All In with Chris Hayes – 6/18/18 | MSNBC


Outrage Over Trump Admministration Policy Of Separating Immigrant Children From Parents

The Trump administration’s policy of separating children from their parents who seek asylum in the United States by crossing the border illegally has sparked outrage across the country — and it reached a fever pitch over the weekend.

We got a glimpse of the cages kids are being kept in, read heart-wrenching stories of families being separated, and watched the Trump camp try to toss the political football of culpability to others.

President Trump tweeted Monday morning that the situation is Democrats’ fault for being “weak and ineffective” with border security and crime and said it’s time to “change the laws.” But this claim simply makes no sense. Contrary to what Trump seems to be implying, there was no preexisting law requiring family separation, and what’s happening at the border doesn’t have anything to do with Democrats — it’s a decision the Trump administration has made.

The administration recently implemented a “zero-tolerance” policy that includes separating children from their parents as they try to enter the United States seeking asylum at the US border, in what some say is an attempt to deter other potential migrants from making the same decision. The policy has sent shock waves around the country, igniting outrage on the part of immigration advocates, human rights groups, and citizens across the political spectrum.

And the situation has the potential to get much worse: The Washington Examiner reported on Monday that the Trump administration could wind up holding some 30,000 illegal immigrant children by the end of the summer, citing a senior administration official with the Department of Health and Human Services. The HHS official told the publication 11,500 children were already being held.

Here’s an overview of what’s happened in the past 72 hours.

We got a look at where children are being kept. It’s in cages.
The Department of Homeland Security on Friday confirmed that about 2,000 children were separated from their parents at the border during a six-week period this spring. And over the weekend, we got a look at the places and conditions children are being kept in, and the scene was disturbing.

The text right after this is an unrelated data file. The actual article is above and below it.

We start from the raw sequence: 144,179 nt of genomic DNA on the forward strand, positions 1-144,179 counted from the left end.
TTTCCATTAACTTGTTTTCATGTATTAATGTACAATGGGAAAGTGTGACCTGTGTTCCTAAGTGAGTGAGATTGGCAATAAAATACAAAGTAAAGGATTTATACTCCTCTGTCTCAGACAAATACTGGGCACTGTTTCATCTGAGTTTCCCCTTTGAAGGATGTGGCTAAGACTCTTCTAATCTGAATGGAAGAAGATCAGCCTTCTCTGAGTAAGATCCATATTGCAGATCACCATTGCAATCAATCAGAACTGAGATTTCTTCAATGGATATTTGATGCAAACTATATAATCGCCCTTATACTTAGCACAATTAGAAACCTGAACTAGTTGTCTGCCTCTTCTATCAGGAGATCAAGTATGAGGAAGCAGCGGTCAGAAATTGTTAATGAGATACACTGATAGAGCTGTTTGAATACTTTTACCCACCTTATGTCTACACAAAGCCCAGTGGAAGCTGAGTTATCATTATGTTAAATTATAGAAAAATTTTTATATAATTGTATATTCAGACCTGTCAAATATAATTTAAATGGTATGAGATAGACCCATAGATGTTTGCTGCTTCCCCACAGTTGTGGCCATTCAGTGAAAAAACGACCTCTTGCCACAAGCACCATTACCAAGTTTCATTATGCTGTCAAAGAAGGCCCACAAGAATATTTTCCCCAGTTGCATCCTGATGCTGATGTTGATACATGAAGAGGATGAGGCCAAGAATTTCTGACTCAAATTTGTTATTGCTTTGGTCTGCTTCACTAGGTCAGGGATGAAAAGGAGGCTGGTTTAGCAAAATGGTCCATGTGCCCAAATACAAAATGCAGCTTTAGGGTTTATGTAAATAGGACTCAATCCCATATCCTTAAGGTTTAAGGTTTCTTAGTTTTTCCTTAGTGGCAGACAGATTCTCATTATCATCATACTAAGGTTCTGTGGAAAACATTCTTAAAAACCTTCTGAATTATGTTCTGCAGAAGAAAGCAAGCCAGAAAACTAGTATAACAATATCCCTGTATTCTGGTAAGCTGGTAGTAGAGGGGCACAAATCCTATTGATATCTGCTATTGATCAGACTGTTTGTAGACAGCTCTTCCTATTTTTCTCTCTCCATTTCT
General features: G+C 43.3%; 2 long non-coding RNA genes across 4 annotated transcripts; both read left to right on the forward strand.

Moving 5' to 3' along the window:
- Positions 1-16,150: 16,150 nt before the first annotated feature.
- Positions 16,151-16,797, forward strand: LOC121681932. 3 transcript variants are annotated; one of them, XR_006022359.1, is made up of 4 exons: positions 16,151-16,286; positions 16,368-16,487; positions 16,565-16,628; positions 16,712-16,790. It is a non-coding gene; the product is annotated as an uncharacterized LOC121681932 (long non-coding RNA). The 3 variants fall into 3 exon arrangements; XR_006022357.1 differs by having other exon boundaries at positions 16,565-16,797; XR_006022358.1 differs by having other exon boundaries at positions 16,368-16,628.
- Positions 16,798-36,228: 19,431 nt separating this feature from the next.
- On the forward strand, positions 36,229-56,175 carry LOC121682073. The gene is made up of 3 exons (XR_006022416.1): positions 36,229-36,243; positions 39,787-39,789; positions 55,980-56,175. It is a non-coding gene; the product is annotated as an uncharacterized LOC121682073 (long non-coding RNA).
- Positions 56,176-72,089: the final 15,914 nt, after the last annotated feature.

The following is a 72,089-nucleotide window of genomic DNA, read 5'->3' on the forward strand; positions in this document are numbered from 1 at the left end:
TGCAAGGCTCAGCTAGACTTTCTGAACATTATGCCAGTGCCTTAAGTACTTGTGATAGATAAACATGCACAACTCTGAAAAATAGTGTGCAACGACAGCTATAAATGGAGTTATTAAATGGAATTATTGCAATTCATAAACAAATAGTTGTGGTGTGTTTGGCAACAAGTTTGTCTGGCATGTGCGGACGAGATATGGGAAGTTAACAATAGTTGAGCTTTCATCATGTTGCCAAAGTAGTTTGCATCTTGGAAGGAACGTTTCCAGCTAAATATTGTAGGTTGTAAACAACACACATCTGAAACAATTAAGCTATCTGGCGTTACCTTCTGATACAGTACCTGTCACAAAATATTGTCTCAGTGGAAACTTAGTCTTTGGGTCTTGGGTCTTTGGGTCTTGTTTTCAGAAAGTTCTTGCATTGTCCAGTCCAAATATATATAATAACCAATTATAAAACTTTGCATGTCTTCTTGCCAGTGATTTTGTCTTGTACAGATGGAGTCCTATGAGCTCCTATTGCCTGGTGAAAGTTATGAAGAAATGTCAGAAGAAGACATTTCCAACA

The Associated Press reported on the scene at a McAllen, Texas, facility where some 1,100 people, including 200 minors unaccompanied by a parent, are being kept. US Border Patrol agents briefly opened up the old warehouse, where detainees — including children — are being kept in cages, for reporters to visit.

Reporters weren’t allowed to interview the people being held or to take pictures. Michelle Brané, the director of migrant rights at the Women’s Refugee Commission, had met with a 16-year-old girl being kept on Friday and spoke with the AP. The girl had been taking care of another young girl who she thought was about 2 years old for a few days and had taught other children how to change her diaper. (The little girl, it eventually turned out, was actually 4 and had been separated from her aunt from Guatemala.) Brané also told the AP she saw officials scolding a group of 5-year-olds for playing in their cage.

Colleen Kraft, the head of the American Academy of Pediatrics, told the AP that on a recent visit to a different shelter, she was told by staff that they weren’t allowed to touch, pick up, or hold crying children, no matter how young or distraught they may be.

Democratic politicians made visits to detention centers over the weekend in an attempt to draw more attention to what’s happening at the border. Sen. Jeff Merkley (D-OR) and other lawmakers toured CBP processing centers in the Rio Grande Valley on Sunday to learn more about the situation. “We must end this policy of family separation,” Merkley told CNN.

While those touring the detention facilities weren’t allowed to capture film of it, Customs and Border Protection released a video of the McAllen warehouse, which quickly found its way to Twitter. The footage portrays dozens of people in cages and children sleeping under foil blankets.

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